The Chicago D3 Shootout produced 13 of those times, with Trinity (Texas) putting up four. Neely Burns swam three: 200 breast (2:17.82), 200 IM (2:04.40), and 400 IM (4:21.40). Her teammate Kyla Foxhoven put up the top time in the 100 breast with a 1:04.08.

Other swimmers that like Burns, put up multiple nation-leading times were Alex Turvey (Pomona-Pitzer) in the women’s 100 free (50.95)/100 fly (55.27), Alex McCormick (WashU) in the men’s 100 back (48.43)/200 back (1:46.06), and Jake Meyer in the men’s 100 breast (53.50)/200 breast (1:59.17).

And while they didn’t compete at an invitational, we got a treat in an early season match up between D3 powerhouses Kenyon and Denison. Denison, the defending women’s national champions, won the women’s meet 167-133. The Owls were victorious on the men’s side. They edged out Denison by four points, 151-147.

It’s also worth noting that the 800 medley relay was on the event schedule at Kenyon’s dual meet with Ohio Wesleyan the day before.

Quick Hits

  • We got another tie this weekend, as the South Carolina and North Carolina women tied in a border battle clash. UNC relied on their sprinters to come back from a 9-point deficit on the final relay. Amy Riordan led the South Carolina women, setting a school record 1:44.31 200 freestyle to likely qualify for her first NCAAs. That’s an important swim for the Gamecocks, who graduated all of their 2023 NCAA points with diver Brooke Schultz.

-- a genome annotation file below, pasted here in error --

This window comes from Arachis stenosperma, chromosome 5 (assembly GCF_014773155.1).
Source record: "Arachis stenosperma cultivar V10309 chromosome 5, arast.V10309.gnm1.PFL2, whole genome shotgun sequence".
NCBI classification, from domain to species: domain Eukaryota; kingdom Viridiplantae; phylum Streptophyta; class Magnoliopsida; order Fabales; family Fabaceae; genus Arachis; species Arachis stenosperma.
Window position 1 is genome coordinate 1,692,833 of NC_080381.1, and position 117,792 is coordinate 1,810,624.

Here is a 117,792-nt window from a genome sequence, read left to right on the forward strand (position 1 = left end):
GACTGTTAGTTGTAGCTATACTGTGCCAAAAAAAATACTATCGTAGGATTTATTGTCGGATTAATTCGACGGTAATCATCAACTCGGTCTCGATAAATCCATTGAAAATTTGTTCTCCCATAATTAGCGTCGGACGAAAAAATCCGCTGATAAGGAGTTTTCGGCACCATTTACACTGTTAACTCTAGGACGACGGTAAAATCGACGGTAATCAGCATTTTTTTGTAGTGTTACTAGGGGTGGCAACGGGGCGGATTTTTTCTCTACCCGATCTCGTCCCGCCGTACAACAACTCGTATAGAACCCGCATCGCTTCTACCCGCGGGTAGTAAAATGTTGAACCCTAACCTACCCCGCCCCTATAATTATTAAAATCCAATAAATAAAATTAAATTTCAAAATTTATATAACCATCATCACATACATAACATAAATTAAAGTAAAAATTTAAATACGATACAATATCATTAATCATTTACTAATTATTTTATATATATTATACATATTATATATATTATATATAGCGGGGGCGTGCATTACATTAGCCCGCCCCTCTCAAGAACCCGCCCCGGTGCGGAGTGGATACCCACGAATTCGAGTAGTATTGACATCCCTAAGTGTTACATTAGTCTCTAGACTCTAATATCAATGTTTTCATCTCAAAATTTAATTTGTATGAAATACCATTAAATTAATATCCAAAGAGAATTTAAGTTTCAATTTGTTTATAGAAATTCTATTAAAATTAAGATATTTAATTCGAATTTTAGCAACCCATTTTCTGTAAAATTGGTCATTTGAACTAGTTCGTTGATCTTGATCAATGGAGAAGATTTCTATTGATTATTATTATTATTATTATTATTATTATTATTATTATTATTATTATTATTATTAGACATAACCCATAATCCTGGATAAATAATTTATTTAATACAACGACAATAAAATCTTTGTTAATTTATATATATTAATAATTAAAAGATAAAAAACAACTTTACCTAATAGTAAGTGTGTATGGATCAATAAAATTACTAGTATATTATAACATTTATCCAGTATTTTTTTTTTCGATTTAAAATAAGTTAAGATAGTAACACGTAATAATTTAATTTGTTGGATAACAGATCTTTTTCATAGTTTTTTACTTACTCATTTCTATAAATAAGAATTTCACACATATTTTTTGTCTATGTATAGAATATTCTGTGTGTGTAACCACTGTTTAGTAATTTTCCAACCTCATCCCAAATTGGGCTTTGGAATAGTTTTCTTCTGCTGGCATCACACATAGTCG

• For the first time in program history, the George Washington women defeated Pitt, taking down the Panthers 171-128. The teams faced each other in long-course, which made the win all the more impressive because George Washington doesn’t have a 50-meter pool in their facility.
  • After being without a head coach for the first seven weeks of the season, both the Fordham men’s and women’s teams are still undefeated. They picked up wins against Georgetown (a program first on the men’s side, which came down to the final relay) to maintain their streak. This is the first time since joining the Atlantic-10 that both the men and women have gone 4-0 to start the season.
  • Going off that, there are several mid-major teams that have raced at least three meets and are still undefeated. That includes the Wyoming women, the Seton Hall men, the Villanova women, the Loyola (MD) men, and the William & Mary women–let us know if you know any others.